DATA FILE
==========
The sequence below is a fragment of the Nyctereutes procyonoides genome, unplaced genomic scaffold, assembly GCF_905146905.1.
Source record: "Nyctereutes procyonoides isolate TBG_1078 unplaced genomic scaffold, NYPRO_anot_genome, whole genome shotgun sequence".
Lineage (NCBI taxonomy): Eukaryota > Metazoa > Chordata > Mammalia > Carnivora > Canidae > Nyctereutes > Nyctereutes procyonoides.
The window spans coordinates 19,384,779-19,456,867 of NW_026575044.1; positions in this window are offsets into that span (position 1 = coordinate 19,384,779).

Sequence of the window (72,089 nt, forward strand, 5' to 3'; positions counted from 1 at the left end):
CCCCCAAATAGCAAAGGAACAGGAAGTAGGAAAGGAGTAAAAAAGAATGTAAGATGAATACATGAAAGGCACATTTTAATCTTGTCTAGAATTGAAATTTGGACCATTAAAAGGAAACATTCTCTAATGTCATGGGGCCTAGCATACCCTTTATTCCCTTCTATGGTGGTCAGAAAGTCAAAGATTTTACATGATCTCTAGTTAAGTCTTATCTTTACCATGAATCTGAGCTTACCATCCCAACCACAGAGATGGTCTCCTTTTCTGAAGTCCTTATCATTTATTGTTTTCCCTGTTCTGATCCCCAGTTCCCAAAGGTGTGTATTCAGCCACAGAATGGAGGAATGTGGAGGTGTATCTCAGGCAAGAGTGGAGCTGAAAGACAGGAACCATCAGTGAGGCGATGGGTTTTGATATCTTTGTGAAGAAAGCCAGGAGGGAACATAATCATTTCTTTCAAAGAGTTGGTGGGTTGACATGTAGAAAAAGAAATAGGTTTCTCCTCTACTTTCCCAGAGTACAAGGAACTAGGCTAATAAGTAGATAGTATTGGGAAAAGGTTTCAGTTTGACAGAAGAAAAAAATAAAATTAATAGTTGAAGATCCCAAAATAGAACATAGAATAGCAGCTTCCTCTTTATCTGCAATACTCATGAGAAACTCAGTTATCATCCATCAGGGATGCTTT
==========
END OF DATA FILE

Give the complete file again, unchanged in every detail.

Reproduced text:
The sequence below is a fragment of the Nyctereutes procyonoides genome, unplaced genomic scaffold, assembly GCF_905146905.1.
Source record: "Nyctereutes procyonoides isolate TBG_1078 unplaced genomic scaffold, NYPRO_anot_genome, whole genome shotgun sequence".
Lineage (NCBI taxonomy): Eukaryota > Metazoa > Chordata > Mammalia > Carnivora > Canidae > Nyctereutes > Nyctereutes procyonoides.
The window spans coordinates 19,384,779-19,456,867 of NW_026575044.1; positions in this window are offsets into that span (position 1 = coordinate 19,384,779).

Sequence of the window (72,089 nt, forward strand, 5' to 3'; positions counted from 1 at the left end):
CCCCCAAATAGCAAAGGAACAGGAAGTAGGAAAGGAGTAAAAAAGAATGTAAGATGAATACATGAAAGGCACATTTTAATCTTGTCTAGAATTGAAATTTGGACCATTAAAAGGAAACATTCTCTAATGTCATGGGGCCTAGCATACCCTTTATTCCCTTCTATGGTGGTCAGAAAGTCAAAGATTTTACATGATCTCTAGTTAAGTCTTATCTTTACCATGAATCTGAGCTTACCATCCCAACCACAGAGATGGTCTCCTTTTCTGAAGTCCTTATCATTTATTGTTTTCCCTGTTCTGATCCCCAGTTCCCAAAGGTGTGTATTCAGCCACAGAATGGAGGAATGTGGAGGTGTATCTCAGGCAAGAGTGGAGCTGAAAGACAGGAACCATCAGTGAGGCGATGGGTTTTGATATCTTTGTGAAGAAAGCCAGGAGGGAACATAATCATTTCTTTCAAAGAGTTGGTGGGTTGACATGTAGAAAAAGAAATAGGTTTCTCCTCTACTTTCCCAGAGTACAAGGAACTAGGCTAATAAGTAGATAGTATTGGGAAAAGGTTTCAGTTTGACAGAAGAAAAAAATAAAATTAATAGTTGAAGATCCCAAAATAGAACATAGAATAGCAGCTTCCTCTTTATCTGCAATACTCATGAGAAACTCAGTTATCATCCATCAGGGATGCTTT